Stephen Morris reviews Gloucester band Check Da Cone

Check Da Cone
Image caption Check da Cone, a three piece band from Gloucester, formed in 2010

Some band names match the style of their music perfectly.

The name 'The James Lovett Trio' has a sense of serious intensity - which is only confirmed by the music that particular band produce.

Meanwhile Peppermint Hunting Lodge has an experimental, non-sequitur of a name suggesting a certain amount of chaos and left-field thinking. And so it is with their music.

But there are band names out there that play with your expectations. Names such as Check Da Cone.

Hooked together with their logo, a play on that of the Coca-Cola symbol, you might expect this particular band to be far from serious - a group of pranksters maybe, armed with nothing but a couple of guitars and a collective smirk.

Nothing could be further from the truth. Nothing at all.

Check Da Cone may, by their own admission, be just starting out. But they've already done much to impress in the space of two songs alone.

In fact they do themselves a huge disservice writing on their Facebook page: "We're here to play and play loud" as if that was the end of it.

Check Da Cone are here to do much more than that.

'Bright Lights and Big Nights' opens with a Motown-ish introduction similar to that found on Doves' 'Black and White Town'.

And there's a self assured funk sound hidden beneath vocalist Matt's gravelly, growling voice.

'Sense of sadness'

But Check Da Cone are far from the swaggering funkateers that their description suggests.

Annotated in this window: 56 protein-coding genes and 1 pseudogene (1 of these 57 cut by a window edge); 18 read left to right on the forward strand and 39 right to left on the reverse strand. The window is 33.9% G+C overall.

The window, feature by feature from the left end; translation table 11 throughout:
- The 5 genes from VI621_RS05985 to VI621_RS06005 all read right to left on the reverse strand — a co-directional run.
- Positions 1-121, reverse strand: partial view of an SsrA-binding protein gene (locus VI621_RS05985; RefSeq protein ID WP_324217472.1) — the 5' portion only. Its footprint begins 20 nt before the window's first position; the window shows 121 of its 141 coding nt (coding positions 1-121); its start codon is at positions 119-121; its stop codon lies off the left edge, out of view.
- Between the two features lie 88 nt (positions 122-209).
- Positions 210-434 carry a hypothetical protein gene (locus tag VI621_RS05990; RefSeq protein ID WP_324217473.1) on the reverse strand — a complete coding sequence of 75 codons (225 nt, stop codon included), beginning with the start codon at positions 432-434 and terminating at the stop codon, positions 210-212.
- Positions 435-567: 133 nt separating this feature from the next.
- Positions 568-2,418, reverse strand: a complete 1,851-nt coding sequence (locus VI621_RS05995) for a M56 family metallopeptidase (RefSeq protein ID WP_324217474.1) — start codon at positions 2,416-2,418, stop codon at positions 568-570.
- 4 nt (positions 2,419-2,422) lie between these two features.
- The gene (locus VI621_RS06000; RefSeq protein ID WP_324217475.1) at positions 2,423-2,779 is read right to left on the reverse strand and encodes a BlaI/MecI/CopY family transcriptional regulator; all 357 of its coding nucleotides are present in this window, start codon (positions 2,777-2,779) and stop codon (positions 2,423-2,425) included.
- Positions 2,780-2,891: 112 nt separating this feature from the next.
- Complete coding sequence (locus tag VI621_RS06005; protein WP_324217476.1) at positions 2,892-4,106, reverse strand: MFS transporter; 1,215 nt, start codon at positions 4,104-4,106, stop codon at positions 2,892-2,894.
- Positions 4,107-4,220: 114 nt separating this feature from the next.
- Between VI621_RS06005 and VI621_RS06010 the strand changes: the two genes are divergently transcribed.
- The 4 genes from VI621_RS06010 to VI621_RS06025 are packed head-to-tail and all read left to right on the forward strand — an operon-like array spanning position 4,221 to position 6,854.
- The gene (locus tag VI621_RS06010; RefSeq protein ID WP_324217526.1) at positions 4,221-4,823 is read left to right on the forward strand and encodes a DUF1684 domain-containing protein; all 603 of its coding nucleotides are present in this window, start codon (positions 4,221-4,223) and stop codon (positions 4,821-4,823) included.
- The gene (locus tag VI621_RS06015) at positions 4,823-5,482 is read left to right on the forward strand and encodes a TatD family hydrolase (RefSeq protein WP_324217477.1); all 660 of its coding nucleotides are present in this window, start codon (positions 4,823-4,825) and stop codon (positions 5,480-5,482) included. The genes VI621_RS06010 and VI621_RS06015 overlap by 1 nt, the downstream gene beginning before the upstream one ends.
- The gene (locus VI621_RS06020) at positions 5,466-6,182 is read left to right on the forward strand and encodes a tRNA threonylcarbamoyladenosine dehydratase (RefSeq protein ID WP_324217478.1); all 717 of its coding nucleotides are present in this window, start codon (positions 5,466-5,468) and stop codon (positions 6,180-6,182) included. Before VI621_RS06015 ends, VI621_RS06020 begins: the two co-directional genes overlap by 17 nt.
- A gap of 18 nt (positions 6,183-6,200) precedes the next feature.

At the heart of this band's songs there is a sense of sadness: a mourning for opportunities lost, sorrow at how things work out not quite as planned.

"When and why must it all change?/When and why must it all stop?/Bright Light. Big Nights/We want them forever" runs the chorus of 'Bright Lights and Big Nights'.

But there's an overwhelming sensation that this is not to be: fate's fickle hand will intervene, as ever, turning an exciting life into a dull one with its predictable routine.

Elsewhere, the situation in 'Waiting' is nothing if not worse.

While 'Bright Lights and Big Nights' represents something of a fear of getting older (and, no doubt, the responsibility that comes with that), 'Waiting' cuts to something deeper.

Lines like the following speak volumes: "Put on a show/here we go now/just like every other day/a torturous shame/Suffocating fate/every move I make/is cursed and/Oh, there's no-one to blame."

Here, Check Da Cone prove themselves to be something above the traditional indie whiners, complaining about nice girls not liking them, or throwing an adolescent tantrum over some imagined slight.

And to prove how serious they are, there's barely a reference to weather or journeys down long roads (two of this particular reviewers' bugbears - you may have noticed).

Instead, what we have is a song which goes quite some way towards summarising feelings of isolation and despair.

Behind all the indie/rock pomp of Check Da Cone, taking in influences from U2 to The Libertines, you'll find three rather delicate souls with something important to say.

Check Da Cone have a full album out soon. And that's got to be worth looking forward to. In a miserable kind of way, of course.

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